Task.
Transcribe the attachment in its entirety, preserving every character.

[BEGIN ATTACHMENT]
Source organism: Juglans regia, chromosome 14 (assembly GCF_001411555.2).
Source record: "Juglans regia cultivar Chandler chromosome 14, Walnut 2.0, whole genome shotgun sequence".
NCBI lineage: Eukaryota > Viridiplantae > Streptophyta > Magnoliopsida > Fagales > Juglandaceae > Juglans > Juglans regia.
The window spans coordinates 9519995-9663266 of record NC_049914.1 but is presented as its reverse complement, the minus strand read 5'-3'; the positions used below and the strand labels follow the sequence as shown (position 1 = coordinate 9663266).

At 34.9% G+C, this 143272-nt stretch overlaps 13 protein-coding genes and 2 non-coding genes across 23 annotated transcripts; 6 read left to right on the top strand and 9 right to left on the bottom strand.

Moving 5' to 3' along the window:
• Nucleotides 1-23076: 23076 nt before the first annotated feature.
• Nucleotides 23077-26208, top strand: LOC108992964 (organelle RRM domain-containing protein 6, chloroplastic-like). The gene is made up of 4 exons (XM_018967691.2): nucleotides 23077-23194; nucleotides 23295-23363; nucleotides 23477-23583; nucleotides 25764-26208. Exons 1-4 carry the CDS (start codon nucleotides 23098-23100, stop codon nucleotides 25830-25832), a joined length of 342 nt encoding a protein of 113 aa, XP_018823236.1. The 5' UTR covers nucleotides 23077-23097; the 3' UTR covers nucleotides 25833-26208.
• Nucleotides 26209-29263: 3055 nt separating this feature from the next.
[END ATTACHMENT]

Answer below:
Source organism: Juglans regia, chromosome 14 (assembly GCF_001411555.2).
Source record: "Juglans regia cultivar Chandler chromosome 14, Walnut 2.0, whole genome shotgun sequence".
NCBI lineage: Eukaryota > Viridiplantae > Streptophyta > Magnoliopsida > Fagales > Juglandaceae > Juglans > Juglans regia.
The window spans coordinates 9519995-9663266 of record NC_049914.1 but is presented as its reverse complement, the minus strand read 5'-3'; the positions used below and the strand labels follow the sequence as shown (position 1 = coordinate 9663266).

At 34.9% G+C, this 143272-nt stretch overlaps 13 protein-coding genes and 2 non-coding genes across 23 annotated transcripts; 6 read left to right on the top strand and 9 right to left on the bottom strand.

Moving 5' to 3' along the window:
• Nucleotides 1-23076: 23076 nt before the first annotated feature.
• Nucleotides 23077-26208, top strand: LOC108992964 (organelle RRM domain-containing protein 6, chloroplastic-like). The gene is made up of 4 exons (XM_018967691.2): nucleotides 23077-23194; nucleotides 23295-23363; nucleotides 23477-23583; nucleotides 25764-26208. Exons 1-4 carry the CDS (start codon nucleotides 23098-23100, stop codon nucleotides 25830-25832), a joined length of 342 nt encoding a protein of 113 aa, XP_018823236.1. The 5' UTR covers nucleotides 23077-23097; the 3' UTR covers nucleotides 25833-26208.
• Nucleotides 26209-29263: 3055 nt separating this feature from the next.